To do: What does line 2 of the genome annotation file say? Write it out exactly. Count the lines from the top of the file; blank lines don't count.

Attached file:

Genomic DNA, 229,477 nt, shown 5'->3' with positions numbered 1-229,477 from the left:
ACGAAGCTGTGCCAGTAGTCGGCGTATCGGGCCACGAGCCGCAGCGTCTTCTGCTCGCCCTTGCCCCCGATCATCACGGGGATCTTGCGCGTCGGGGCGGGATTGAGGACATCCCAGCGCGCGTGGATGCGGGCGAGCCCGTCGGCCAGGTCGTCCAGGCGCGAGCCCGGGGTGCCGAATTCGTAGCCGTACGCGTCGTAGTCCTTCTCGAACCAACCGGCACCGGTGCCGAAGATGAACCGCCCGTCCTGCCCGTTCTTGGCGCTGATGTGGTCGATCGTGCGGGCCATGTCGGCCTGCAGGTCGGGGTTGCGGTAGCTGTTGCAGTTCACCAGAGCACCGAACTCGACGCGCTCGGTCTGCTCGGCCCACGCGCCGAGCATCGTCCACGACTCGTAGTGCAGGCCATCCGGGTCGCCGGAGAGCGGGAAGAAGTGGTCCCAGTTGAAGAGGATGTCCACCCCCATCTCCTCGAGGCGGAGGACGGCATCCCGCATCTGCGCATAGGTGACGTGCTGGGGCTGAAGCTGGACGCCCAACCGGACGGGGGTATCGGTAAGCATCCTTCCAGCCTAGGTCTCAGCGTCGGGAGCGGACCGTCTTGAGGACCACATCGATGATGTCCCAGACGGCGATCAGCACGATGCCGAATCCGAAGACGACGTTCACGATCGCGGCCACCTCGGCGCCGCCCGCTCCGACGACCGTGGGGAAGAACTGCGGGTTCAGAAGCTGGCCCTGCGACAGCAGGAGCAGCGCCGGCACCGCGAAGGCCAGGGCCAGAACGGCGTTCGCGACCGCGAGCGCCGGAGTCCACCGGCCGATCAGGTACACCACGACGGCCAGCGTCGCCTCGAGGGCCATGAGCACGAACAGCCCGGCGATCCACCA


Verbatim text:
ACGAAGCTGTGCCAGTAGTCGGCGTATCGGGCCACGAGCCGCAGCGTCTTCTGCTCGCCCTTGCCCCCGATCATCACGGGGATCTTGCGCGTCGGGGCGGGATTGAGGACATCCCAGCGCGCGTGGATGCGGGCGAGCCCGTCGGCCAGGTCGTCCAGGCGCGAGCCCGGGGTGCCGAATTCGTAGCCGTACGCGTCGTAGTCCTTCTCGAACCAACCGGCACCGGTGCCGAAGATGAACCGCCCGTCCTGCCCGTTCTTGGCGCTGATGTGGTCGATCGTGCGGGCCATGTCGGCCTGCAGGTCGGGGTTGCGGTAGCTGTTGCAGTTCACCAGAGCACCGAACTCGACGCGCTCGGTCTGCTCGGCCCACGCGCCGAGCATCGTCCACGACTCGTAGTGCAGGCCATCCGGGTCGCCGGAGAGCGGGAAGAAGTGGTCCCAGTTGAAGAGGATGTCCACCCCCATCTCCTCGAGGCGGAGGACGGCATCCCGCATCTGCGCATAGGTGACGTGCTGGGGCTGAAGCTGGACGCCCAACCGGACGGGGGTATCGGTAAGCATCCTTCCAGCCTAGGTCTCAGCGTCGGGAGCGGACCGTCTTGAGGACCACATCGATGATGTCCCAGACGGCGATCAGCACGATGCCGAATCCGAAGACGACGTTCACGATCGCGGCCACCTCGGCGCCGCCCGCTCCGACGACCGTGGGGAAGAACTGCGGGTTCAGAAGCTGGCCCTGCGACAGCAGGAGCAGCGCCGGCACCGCGAAGGCCAGGGCCAGAACGGCGTTCGCGACCGCGAGCGCCGGAGTCCACCGGCCGATCAGGTACACCACGACGGCCAGCGTCGCCTCGAGGGCCATGAGCACGAACAGCCCGGCGATCCACCA